In 2015 the General Court of the EU decided that trademark SKYPE could not be registered because there was a likelihood of confusion to prior trademark SKY. Even though SKY, the UK based telecommunications and broadcasting company and Skype, a messaging company owned by Microsoft are clearly in the same broader industry, it struck as odd to many people that the two brands could not be distinguished from each other.
Similarity of trademarks is assessed from three different aspects. Phonetic (how the marks sound), visual (how the marks look) and conceptual (what the marks mean). While this approach is commonsensical, it gives very little practical tools to assess two trademarks. Here are three basic rules to help you assess the similarity between two trademarks. These are generalisations and do not cover every situation.
#1 Similarity is broader than you think – small differences are not enough
Those who are not trademark experts are often surprised that two trademarks can be considered similar even though they have clear differences. Most people can probably distinguish between SKY and SKYPE in real life. That doesn’t mean that there cannot be trademark confusion.
The similarity of trademarks is assessed from the point of view of an average consumer, who is reasonably well-informed and observant, but who on the other hand does not get to compare the marks side by side and must rely on an imperfect recollection of the marks.
If you are planning to launch a trademark and think whether it is too similar to a particular prior trademark, you have the luxury of comparing them side by side. It is the same if you’re wondering why SKY and SKYPE are confusingly similar. When you are comparing two trademarks side by side it’s easy to see even small differences. If you had to revert to the question of the similarity of your trademark and a particular prior trademark a week later without being reminded what the prior mark was exactly, would you remember the prior trademark? Maybe you would rather just think that it was something similar to your trademark. That’s imperfect recollection.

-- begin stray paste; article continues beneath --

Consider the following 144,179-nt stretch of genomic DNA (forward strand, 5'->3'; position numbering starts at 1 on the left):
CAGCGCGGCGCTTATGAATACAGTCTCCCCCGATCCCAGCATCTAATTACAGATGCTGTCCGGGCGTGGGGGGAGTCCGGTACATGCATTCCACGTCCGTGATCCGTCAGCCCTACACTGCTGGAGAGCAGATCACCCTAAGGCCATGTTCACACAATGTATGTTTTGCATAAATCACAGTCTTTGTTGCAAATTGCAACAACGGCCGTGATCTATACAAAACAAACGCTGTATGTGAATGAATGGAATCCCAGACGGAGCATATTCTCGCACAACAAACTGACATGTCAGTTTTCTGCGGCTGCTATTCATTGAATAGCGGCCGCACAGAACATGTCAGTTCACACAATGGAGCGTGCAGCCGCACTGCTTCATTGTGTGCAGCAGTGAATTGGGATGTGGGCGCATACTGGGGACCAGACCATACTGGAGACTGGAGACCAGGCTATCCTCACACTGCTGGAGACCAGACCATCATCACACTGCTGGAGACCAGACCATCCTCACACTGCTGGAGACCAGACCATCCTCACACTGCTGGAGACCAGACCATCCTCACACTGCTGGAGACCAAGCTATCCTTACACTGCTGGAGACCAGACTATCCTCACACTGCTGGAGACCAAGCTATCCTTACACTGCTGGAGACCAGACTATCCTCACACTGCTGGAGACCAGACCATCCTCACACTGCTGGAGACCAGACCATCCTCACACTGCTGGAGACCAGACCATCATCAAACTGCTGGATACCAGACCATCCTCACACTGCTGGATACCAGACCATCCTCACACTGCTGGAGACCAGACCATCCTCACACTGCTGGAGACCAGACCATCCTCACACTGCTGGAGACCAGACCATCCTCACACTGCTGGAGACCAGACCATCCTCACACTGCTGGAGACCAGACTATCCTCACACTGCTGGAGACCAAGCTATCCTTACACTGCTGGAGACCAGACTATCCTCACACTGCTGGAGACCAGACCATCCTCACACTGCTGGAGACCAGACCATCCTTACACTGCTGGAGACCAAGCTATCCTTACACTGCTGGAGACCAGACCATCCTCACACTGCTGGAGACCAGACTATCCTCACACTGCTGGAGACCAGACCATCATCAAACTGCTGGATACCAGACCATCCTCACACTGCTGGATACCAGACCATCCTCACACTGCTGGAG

Tip: The difference of a couple of letters is usually not enough to make two trademarks sufficiently different. If you are wondering whether two trademarks are similar, it is likely that they are.
#2 Forget real life experience – look at the documents
In trademark opposition cases the comparison is made “on paper”. It is not relevant how the trademarks are used in real life and what the products and services that the trademark is really used for are. The comparison is made between the prior trademark as it is registered and the later trademark as it is applied. The way the trademarks are used or not used in real life is largely irrelevant in opposition cases.
It is often the case in trademark oppositions that the two companies operate in completely different industries and because of that there is no risk of confusion in real life. For example, if there are two similar trademarks covering “software” in class 9, they will be considered similar even if the first company makes security software for operating a nuclear power plant and the other company has a mobile app for sharing cat photos.
Tip: Examine the two trademarks as they are applied and registered, not how they are actually used. The context and way of use will be important in assessing whether there is an infringement, but usually not in opposition cases.
#3 If trademarks share a common element, they are usually similar
In most cases two trademarks are considered similar if they share a common identical or highly similar element. This is the case especially where the common element is distinctive (not descriptive or laudatory, like “Eco” or “Premium”). If the two trademarks share a common non-distinctive element (like the above examples “Eco” or “Premium”), they are usually not similar if they both contain distinctive elements that are clearly different from each other.
If the prior trademark is included in its entirety in your trademark (like SKY is included in SKYPE), in most cases the marks will be considered similar. If the common element is in the beginning of the mark, that further reinforces the similarity.
Tip – You cannot usually avoid similarity simply by adding another word or element to another trademark.
Here are some examples of trademarks that were found similar:
– PINK LADY / WILD PINK (common element PINK)
– KAMIK / KIMIKA (same consonants and vowels, slightly different order)
– NORMON / NORMOSANG (shared beginning NORMO)
– MUNDIPHARMA / MULTIPHARMA (identical end, similar beginning)
– WINGS / ASNA WINGS (prior mark included in the later mark)
– MEDIALB / MEDIALBO (prior mark included in the later mark, only difference is the additional letter “o” in the later mark)
– BIONECT / BIONECS (nearly identical, only the last letter is different)
– HAPPY HOURS / HAPPY TIME (identical beginning, ending is conceptually similar as both refer to time)
– RED BULL / BULLDOG (identical element BULL)
Assessing trademark similarity is difficult. The above rules of thumb do not cover all scenarios or cases, but they should at least give some idea of how similarity is assessed. Apart from those general principles, there are a lot of more technical rules and principles that are applicable in various situations. These three rules won’t make you an expert, but they should give you at least some general idea on how to think of the similarity of two trademarks.